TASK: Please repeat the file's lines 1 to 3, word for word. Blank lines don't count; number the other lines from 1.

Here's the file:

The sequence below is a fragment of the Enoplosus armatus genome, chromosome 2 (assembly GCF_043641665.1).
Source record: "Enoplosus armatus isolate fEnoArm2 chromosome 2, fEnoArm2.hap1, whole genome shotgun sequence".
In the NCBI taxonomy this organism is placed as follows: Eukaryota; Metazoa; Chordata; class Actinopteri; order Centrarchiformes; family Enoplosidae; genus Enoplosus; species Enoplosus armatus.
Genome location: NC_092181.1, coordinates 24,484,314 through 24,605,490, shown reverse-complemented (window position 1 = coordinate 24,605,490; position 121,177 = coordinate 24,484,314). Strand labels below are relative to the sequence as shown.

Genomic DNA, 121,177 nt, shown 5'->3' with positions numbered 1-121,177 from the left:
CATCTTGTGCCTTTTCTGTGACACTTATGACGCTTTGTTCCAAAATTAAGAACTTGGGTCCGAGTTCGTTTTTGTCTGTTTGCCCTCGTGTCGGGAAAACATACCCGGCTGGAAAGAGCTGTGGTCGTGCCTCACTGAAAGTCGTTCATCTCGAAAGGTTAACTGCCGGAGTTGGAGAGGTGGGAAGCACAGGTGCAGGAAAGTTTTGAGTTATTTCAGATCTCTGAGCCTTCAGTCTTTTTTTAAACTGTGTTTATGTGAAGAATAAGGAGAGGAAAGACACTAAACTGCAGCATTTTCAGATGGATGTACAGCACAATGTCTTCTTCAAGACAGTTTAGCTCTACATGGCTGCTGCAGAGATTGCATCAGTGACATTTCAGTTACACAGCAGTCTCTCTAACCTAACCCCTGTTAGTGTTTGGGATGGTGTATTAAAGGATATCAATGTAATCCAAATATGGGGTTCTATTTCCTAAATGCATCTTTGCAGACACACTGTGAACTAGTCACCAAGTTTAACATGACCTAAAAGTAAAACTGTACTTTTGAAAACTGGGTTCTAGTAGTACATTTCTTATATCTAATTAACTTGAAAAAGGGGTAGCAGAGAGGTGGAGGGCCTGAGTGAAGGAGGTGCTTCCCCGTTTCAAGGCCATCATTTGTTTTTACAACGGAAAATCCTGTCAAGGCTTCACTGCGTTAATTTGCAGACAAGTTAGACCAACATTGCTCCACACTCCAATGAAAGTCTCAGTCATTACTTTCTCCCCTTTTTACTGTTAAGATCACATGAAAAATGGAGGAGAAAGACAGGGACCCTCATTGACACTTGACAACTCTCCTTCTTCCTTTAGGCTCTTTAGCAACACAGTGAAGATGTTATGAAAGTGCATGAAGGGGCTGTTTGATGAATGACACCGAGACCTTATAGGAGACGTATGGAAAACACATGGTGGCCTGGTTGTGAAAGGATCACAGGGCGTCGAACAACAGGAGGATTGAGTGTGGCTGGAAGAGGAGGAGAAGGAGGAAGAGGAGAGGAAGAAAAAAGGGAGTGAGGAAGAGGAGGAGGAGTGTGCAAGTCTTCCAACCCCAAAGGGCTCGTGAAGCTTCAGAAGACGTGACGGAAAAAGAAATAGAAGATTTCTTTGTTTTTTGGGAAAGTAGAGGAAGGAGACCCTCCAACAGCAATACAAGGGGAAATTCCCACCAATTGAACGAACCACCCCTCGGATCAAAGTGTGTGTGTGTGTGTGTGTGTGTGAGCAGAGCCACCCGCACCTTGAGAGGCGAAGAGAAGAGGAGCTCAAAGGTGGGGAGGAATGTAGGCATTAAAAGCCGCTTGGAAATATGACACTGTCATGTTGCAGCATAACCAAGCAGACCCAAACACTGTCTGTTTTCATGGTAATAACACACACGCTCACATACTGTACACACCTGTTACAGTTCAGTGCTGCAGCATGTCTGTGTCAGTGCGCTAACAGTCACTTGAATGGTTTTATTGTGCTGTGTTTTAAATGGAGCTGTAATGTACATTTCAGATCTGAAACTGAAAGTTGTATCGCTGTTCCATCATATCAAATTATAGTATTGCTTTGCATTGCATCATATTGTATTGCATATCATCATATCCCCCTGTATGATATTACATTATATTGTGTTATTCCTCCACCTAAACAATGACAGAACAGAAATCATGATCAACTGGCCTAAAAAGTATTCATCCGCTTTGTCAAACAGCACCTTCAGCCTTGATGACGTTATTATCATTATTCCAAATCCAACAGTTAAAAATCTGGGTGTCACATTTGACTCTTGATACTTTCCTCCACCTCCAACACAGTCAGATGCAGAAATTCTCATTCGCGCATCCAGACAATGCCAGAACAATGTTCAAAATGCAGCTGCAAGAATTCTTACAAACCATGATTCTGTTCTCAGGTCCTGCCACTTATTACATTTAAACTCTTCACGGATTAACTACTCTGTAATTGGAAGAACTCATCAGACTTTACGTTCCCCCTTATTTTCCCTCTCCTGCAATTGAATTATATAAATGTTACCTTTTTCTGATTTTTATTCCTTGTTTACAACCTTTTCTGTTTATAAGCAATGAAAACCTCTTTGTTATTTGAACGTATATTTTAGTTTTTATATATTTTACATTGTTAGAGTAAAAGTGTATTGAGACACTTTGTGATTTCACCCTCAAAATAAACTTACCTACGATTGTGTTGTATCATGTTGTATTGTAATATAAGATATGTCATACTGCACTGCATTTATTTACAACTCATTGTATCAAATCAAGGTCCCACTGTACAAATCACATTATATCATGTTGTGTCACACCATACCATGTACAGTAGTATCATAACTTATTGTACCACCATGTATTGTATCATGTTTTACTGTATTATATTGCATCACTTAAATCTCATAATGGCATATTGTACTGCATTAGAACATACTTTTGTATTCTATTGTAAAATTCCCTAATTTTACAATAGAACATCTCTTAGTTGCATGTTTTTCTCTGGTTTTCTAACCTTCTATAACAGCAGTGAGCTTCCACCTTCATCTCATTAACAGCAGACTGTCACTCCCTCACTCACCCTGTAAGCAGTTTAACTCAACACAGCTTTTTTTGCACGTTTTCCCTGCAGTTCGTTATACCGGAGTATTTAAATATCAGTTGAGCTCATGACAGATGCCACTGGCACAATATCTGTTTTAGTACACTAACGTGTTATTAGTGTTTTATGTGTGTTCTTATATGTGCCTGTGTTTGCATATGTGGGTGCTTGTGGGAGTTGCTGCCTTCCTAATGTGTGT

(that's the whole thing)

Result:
The sequence below is a fragment of the Enoplosus armatus genome, chromosome 2 (assembly GCF_043641665.1).
Source record: "Enoplosus armatus isolate fEnoArm2 chromosome 2, fEnoArm2.hap1, whole genome shotgun sequence".
In the NCBI taxonomy this organism is placed as follows: Eukaryota; Metazoa; Chordata; class Actinopteri; order Centrarchiformes; family Enoplosidae; genus Enoplosus; species Enoplosus armatus.